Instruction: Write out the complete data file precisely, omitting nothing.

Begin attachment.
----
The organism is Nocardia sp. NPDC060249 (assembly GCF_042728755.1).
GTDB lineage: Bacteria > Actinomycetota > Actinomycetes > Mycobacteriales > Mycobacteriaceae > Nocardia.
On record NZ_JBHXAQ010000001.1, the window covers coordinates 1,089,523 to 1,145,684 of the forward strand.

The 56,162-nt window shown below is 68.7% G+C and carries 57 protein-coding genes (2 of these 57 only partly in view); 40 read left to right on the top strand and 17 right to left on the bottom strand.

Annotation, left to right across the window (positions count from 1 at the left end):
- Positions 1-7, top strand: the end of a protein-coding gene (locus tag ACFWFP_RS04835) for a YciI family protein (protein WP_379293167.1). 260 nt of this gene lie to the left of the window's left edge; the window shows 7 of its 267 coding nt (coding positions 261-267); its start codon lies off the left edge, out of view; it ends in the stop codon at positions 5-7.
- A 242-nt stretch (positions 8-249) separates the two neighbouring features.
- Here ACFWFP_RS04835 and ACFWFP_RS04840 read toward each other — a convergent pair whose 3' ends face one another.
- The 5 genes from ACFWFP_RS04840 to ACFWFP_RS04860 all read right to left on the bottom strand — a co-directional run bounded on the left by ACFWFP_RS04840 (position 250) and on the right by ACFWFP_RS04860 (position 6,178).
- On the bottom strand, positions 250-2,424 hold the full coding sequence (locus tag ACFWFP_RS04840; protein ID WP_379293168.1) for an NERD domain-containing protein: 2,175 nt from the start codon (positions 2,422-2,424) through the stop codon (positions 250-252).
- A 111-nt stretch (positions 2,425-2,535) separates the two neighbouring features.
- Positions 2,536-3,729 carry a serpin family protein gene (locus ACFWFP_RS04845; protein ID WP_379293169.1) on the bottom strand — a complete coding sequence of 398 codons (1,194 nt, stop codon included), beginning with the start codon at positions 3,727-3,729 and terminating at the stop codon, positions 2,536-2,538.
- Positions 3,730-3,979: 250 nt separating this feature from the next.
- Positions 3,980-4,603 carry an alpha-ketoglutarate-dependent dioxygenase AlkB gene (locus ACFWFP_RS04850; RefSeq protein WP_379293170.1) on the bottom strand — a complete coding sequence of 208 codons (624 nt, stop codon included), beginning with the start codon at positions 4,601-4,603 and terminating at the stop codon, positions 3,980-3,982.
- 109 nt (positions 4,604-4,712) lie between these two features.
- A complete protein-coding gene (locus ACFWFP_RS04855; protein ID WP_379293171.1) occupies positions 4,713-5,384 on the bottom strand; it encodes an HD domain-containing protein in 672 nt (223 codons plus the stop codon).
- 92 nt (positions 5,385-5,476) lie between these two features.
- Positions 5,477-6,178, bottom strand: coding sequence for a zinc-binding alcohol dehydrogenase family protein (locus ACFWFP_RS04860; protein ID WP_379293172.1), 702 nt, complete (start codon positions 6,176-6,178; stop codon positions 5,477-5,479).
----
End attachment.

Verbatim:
The organism is Nocardia sp. NPDC060249 (assembly GCF_042728755.1).
GTDB lineage: Bacteria > Actinomycetota > Actinomycetes > Mycobacteriales > Mycobacteriaceae > Nocardia.
On record NZ_JBHXAQ010000001.1, the window covers coordinates 1,089,523 to 1,145,684 of the forward strand.

The 56,162-nt window shown below is 68.7% G+C and carries 57 protein-coding genes (2 of these 57 only partly in view); 40 read left to right on the top strand and 17 right to left on the bottom strand.

Annotation, left to right across the window (positions count from 1 at the left end):
- Positions 1-7, top strand: the end of a protein-coding gene (locus tag ACFWFP_RS04835) for a YciI family protein (protein WP_379293167.1). 260 nt of this gene lie to the left of the window's left edge; the window shows 7 of its 267 coding nt (coding positions 261-267); its start codon lies off the left edge, out of view; it ends in the stop codon at positions 5-7.
- A 242-nt stretch (positions 8-249) separates the two neighbouring features.
- Here ACFWFP_RS04835 and ACFWFP_RS04840 read toward each other — a convergent pair whose 3' ends face one another.
- The 5 genes from ACFWFP_RS04840 to ACFWFP_RS04860 all read right to left on the bottom strand — a co-directional run bounded on the left by ACFWFP_RS04840 (position 250) and on the right by ACFWFP_RS04860 (position 6,178).
- On the bottom strand, positions 250-2,424 hold the full coding sequence (locus tag ACFWFP_RS04840; protein ID WP_379293168.1) for an NERD domain-containing protein: 2,175 nt from the start codon (positions 2,422-2,424) through the stop codon (positions 250-252).
- A 111-nt stretch (positions 2,425-2,535) separates the two neighbouring features.
- Positions 2,536-3,729 carry a serpin family protein gene (locus ACFWFP_RS04845; protein ID WP_379293169.1) on the bottom strand — a complete coding sequence of 398 codons (1,194 nt, stop codon included), beginning with the start codon at positions 3,727-3,729 and terminating at the stop codon, positions 2,536-2,538.
- Positions 3,730-3,979: 250 nt separating this feature from the next.
- Positions 3,980-4,603 carry an alpha-ketoglutarate-dependent dioxygenase AlkB gene (locus ACFWFP_RS04850; RefSeq protein WP_379293170.1) on the bottom strand — a complete coding sequence of 208 codons (624 nt, stop codon included), beginning with the start codon at positions 4,601-4,603 and terminating at the stop codon, positions 3,980-3,982.
- 109 nt (positions 4,604-4,712) lie between these two features.
- A complete protein-coding gene (locus ACFWFP_RS04855; protein ID WP_379293171.1) occupies positions 4,713-5,384 on the bottom strand; it encodes an HD domain-containing protein in 672 nt (223 codons plus the stop codon).
- 92 nt (positions 5,385-5,476) lie between these two features.
- Positions 5,477-6,178, bottom strand: coding sequence for a zinc-binding alcohol dehydrogenase family protein (locus ACFWFP_RS04860; protein ID WP_379293172.1), 702 nt, complete (start codon positions 6,176-6,178; stop codon positions 5,477-5,479).